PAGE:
July 19, 2019, © Leeham News: Boeing yesterday announced a $4.9bn charge connected to customer compensation for the 737 MAX grounding. It also announced a $1.7bn additional cost associated with the accounting block and forecast a 4q2019 return to service.
Wall Street analysts overall were positive with the new. Aftermarket stock trading was up; pre-market trading today is slightly down from the aftermarket high.
Below are excerpts of research notes issued last night and this morning.
July 19, 2019, ©. Leeham News: The European Aviation Safety Agency EASA has issued an Air Worthiness Directive (AD) to instruct operators of the Airbus A321neo of a Pitch instability issue.
EASA writes “excessive pitch attitude can occur in certain conditions and during specific manoeuvres. This condition, if not corrected, could result in reduced control of the aeroplane.”
We analyze how this is similar or different to the Boeing 737 MAX pitch instability issues.
NOTE: We have got an update from Airbus, see below.
July 18, 2019: Boeing just issued this press release:
Boeing will record an after-tax charge of $4.9 billion ($8.74 per share) in connection with an estimate of potential concessions and other considerations to customers for disruptions related to the 737 MAX grounding and associated delivery delays. This charge will result in a $5.6 billion reduction of revenue and pre-tax earnings in the quarter.
While the entire estimated amount will be recognized as a charge in the second quarter, the company expects any potential concessions or other considerations to be provided over a number of years and take various forms of economic value.
By Bjorn Fehrm
July 18, 2019, © Leeham News: Airbus’ new A321XLR is labeled as an Boeing NMA killer. It shall, with its capability to fly the same routes as the NMA, nibble away on its market space.
This discussion takes the Airbus passenger and range data for the A321XLR and compares it with the announced capabilities of the NMA. As we will see, it’s not that simple.
He now faces a new integration with the planned merger between United Technologies (Collins’ parent) and Raytheon. The new company will be called Raytheon Technologies. There’s little he can do until the merger is approved by regulators, except plan internally how to integrate and expand the aftermarket business.
July 15, 2019, © Leeham News: There are 14 new and derivative aircraft scheduled for entry into service (EIS) through 2027. This rises to 16 if Boeing launches the New Midmarket Aircraft (NMA).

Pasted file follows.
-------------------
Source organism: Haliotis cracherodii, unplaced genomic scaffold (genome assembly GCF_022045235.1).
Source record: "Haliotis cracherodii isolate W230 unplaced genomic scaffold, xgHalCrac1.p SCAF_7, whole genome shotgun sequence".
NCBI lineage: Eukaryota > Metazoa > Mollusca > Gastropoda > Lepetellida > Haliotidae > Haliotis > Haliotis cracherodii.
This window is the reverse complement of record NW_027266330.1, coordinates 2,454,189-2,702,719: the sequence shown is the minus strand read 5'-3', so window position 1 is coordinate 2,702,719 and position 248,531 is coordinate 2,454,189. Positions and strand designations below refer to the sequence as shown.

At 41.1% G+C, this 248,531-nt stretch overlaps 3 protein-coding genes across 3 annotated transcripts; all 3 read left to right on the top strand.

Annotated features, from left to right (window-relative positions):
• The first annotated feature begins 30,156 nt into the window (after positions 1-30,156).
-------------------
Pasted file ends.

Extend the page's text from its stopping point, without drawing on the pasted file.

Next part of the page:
But there are plenty of uncertainties around precise EIS hanging over some of these.
LNA sees the Boeing 777X EIS slipping into early 2021. China’s C919 is now slated for a 2021 EIS, but development has been tricky and delays have been common. Russia’s MC-21 flight testing has been slow and international sanctions hang over this aircraft.
Mitsubishi’s MRJ90, now called the M90, is slated to enter service next year. It, too, has been plagued by delays. The redesigned MRJ70, the M100, moves from a 2021 EIS to a planned 2023 EIS—but given the MRJ90’s history of delays, the company has to persuade the industry no more slippages are likely.
Here is a rundown by year and aircraft of the EIS dates.
July 15, 2019, © Leeham News: Boeing can’t catch a break.
Some may argue it doesn’t deserve one, given what’s come out about the 737 MAX development. And the sloppy production of the 787 at the Charleston (SC) plant. And the FOD issues with the KC-46A at the Everett (WA) plant.
To be sure, Boeing has gotten a lot of bad press it’s deserved. But last week, two pieces of news had connections to the MAX that were (1) overwrought and (2) unwarranted.
July 12, 2019, ©. Leeham News: Norwegian Air Shuttles’ (Norwegian) founder and CEO for 17 years, Bjorn Kjos stepped down yesterday. Over the last year the CFO, Board chairman and now the CEO have changed.
This signals a change in strategy for Norwegian. The new management is focused on halting growth and cutting costs. Norwegian must now consolidate itself to profitability.
By Judson Rollins
July 11, 2019, © Leeham News: Boeing is expected to proceed with the New Midmarket Airplane (NMA) once the 737 MAX gets clearance to return to service. News from the Paris Air Show indicates Boeing may launch the larger model, the NMA-7, first.
The 270-passenger version of the NMA is viewed by some—including Boeing—as the airplane that would effectively kill the A330neo.
Twelve years ago, the 787 was supposed to finally kill the A330 once and for all … and we saw how that turned out. But this time may well be different.